Could you tell us a little more about Twelve, your upcoming collection of graphic short stories? What can readers expect from it? When will it be released?

We knew from the very beginning of Manta Ray in early 2009 that we were going to follow up Hush with Twelve. Twelve is a black and white limited series. It is going to tell stories of young adults in India—each story is going to be different from the others, each story is going to have a new cast of characters. In that sense, each of these stories are mini graphic novels, and yet, all of these stories are connected too. There’s something that Dileep recently said about Twelve that sums it perfectly: “It’s young people discovering life as it happens without the benefit of experience on their side. So it’s like, even if it seems like they are leading their own lives, they are all in it together, in the same big Noah’s Ark.”

Helter Skelter: Manta Ray Comics
Twelve teaser poster by Prabha Mallya.

The stories in Twelve are illustrated by some of the best, yet unknown, artists who are there in India today. The supremely talented Prabha Mallya is our art director and she is doing all the covers for Twelve apart from illustrating and lettering some of the stories. We also have Rajiv Eipe, Aindri Chakraborty, Pia Alize Hazarika, Archana Sreenivasan, Jasjyot Singh Hans on board for the stories, and we’re looking forward to collaborate with some more artists whose work we simply love and hold in the highest regard. In fact, I’m in the process of writing the scripts for them right now.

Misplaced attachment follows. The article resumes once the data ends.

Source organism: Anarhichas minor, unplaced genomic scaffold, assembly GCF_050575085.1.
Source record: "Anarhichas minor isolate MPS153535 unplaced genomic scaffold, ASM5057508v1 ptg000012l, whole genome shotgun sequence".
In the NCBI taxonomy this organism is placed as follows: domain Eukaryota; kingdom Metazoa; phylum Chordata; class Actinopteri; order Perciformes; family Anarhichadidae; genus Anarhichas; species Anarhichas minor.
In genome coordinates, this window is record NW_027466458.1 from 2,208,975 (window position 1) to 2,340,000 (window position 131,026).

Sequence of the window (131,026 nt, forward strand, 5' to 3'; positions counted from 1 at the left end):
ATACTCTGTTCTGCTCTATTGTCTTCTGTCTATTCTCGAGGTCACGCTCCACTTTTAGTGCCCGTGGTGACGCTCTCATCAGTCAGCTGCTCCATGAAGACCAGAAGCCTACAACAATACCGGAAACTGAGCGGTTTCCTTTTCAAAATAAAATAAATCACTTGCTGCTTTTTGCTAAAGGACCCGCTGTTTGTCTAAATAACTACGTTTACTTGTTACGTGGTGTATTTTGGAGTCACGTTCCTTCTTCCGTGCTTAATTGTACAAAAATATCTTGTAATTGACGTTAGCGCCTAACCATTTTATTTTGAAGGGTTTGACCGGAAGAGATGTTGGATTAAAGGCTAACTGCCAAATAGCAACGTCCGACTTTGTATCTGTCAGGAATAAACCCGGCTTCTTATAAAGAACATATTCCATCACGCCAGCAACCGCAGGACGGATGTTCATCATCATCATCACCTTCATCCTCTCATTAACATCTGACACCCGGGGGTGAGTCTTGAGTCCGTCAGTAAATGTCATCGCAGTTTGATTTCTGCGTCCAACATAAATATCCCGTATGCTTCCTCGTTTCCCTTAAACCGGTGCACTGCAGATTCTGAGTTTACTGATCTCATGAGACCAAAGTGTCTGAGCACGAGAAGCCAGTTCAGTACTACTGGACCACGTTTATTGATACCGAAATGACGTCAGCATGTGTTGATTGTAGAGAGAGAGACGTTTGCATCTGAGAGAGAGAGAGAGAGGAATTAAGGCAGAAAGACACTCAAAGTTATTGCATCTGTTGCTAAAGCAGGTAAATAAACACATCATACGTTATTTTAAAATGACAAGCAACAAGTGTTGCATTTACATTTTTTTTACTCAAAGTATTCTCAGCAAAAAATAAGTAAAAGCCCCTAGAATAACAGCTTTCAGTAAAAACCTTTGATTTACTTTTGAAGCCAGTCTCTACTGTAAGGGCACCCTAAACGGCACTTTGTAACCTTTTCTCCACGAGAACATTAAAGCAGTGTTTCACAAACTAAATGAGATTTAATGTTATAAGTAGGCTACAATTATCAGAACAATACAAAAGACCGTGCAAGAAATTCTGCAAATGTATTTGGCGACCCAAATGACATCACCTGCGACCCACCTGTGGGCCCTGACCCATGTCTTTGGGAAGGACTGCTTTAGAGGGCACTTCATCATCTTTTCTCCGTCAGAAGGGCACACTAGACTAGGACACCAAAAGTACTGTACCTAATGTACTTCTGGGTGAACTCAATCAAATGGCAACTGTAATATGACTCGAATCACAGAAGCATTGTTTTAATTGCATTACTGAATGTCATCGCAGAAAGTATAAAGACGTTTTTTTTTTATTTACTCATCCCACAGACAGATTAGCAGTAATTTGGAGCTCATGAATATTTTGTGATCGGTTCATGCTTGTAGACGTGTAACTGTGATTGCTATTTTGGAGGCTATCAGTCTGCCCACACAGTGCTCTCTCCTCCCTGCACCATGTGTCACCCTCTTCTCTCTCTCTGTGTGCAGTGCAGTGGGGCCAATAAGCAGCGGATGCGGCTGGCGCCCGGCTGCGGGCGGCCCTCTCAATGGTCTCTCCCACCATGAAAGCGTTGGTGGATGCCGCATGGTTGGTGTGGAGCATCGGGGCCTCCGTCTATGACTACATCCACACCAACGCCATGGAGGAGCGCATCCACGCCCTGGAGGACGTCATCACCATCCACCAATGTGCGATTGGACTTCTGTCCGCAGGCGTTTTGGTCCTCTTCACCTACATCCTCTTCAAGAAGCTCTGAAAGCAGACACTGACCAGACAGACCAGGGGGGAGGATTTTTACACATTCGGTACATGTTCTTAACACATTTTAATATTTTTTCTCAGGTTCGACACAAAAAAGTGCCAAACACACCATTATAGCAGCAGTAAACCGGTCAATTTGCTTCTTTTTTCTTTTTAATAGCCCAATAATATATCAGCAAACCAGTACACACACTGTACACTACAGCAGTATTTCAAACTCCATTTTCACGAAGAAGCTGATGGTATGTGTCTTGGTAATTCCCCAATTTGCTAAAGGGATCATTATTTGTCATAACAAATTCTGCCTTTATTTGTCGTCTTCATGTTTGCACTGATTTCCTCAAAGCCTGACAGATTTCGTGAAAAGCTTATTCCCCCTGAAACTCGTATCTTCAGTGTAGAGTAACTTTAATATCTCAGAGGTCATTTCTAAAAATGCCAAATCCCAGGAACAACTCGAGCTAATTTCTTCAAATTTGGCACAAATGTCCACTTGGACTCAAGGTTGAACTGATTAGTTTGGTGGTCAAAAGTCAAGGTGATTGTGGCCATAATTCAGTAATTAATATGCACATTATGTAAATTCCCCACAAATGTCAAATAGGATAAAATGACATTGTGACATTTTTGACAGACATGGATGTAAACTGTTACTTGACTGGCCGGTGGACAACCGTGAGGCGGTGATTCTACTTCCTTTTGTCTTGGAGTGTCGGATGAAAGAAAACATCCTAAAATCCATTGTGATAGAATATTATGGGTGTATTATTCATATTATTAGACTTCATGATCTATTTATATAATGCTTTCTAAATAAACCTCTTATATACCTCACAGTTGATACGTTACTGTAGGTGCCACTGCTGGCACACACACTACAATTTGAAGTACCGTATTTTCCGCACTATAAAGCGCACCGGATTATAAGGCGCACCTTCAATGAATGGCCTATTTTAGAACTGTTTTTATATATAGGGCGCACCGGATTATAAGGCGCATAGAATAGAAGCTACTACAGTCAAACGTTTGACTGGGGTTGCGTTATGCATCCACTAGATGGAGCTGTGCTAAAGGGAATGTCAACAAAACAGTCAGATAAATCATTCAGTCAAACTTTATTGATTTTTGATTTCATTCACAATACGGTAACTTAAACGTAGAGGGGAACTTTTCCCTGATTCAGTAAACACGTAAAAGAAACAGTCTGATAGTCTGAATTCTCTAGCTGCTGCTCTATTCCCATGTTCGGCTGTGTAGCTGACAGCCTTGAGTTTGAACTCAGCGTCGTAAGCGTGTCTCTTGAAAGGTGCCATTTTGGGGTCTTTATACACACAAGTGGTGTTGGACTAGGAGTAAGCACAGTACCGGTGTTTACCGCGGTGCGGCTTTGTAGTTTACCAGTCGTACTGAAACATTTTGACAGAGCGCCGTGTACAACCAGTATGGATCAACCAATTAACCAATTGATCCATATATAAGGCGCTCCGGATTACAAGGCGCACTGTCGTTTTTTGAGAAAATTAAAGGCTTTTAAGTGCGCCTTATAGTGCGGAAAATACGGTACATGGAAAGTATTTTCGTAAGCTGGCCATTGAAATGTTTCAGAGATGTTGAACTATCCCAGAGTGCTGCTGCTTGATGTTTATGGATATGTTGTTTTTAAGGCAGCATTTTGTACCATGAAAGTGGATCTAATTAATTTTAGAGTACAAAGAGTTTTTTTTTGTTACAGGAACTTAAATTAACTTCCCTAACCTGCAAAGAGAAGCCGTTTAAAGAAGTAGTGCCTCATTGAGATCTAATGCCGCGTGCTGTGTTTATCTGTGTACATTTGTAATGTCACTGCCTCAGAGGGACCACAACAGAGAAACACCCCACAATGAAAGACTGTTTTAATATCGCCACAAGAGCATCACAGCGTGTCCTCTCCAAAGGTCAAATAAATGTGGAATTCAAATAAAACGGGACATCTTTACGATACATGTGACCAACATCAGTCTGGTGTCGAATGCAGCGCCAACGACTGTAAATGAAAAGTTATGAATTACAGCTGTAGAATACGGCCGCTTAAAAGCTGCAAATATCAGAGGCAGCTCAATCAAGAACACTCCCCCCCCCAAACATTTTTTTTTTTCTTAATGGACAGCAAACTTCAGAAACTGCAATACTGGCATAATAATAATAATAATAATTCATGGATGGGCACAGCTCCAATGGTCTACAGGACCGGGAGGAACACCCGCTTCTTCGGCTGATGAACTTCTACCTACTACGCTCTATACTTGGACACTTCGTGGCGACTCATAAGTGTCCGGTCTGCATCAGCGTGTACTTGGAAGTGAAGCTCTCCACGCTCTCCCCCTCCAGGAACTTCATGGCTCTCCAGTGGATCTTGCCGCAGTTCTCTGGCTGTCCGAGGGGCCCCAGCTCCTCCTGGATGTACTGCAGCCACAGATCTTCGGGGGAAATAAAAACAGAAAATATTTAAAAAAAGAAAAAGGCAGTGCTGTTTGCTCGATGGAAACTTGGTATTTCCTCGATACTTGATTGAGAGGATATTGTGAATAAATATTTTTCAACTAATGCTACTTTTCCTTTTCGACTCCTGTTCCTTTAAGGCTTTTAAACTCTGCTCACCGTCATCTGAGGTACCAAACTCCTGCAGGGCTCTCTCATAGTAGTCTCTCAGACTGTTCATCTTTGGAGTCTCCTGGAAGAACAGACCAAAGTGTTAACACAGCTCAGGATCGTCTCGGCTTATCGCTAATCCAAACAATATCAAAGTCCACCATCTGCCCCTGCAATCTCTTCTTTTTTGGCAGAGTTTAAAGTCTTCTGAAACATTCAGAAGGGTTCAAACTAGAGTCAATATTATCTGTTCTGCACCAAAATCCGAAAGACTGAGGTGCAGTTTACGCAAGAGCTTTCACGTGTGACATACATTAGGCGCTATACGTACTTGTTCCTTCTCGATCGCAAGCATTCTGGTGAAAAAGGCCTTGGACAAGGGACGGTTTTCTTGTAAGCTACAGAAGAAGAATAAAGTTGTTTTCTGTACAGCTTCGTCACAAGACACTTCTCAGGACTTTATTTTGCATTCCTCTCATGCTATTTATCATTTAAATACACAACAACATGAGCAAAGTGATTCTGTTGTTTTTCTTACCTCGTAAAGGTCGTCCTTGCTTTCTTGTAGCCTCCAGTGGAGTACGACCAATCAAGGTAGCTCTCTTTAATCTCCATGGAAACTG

In Twelve, readers can expect a comic series that they have never seen before in India. There are no superheroes, no mythological beings. The characters are all real-world, flesh and blood, young men and women like them. Real people, with their own triumphs and failures, secrets, skeletons in the closet, loves and hates, friends and enemies. People facing momentous choices in their lives—choices that could define their entire future.

We’re really excited about Twelve, and we’re looking to bring it out within the next two months. Fingers crossed on that. I think this is the first time I’m talking about Twelve in such detail.

Where do you see Manta Ray going in the near future? Are you guys looking at a regular release cycle? Maybe comic book series? Do you have any other releases in the pipeline?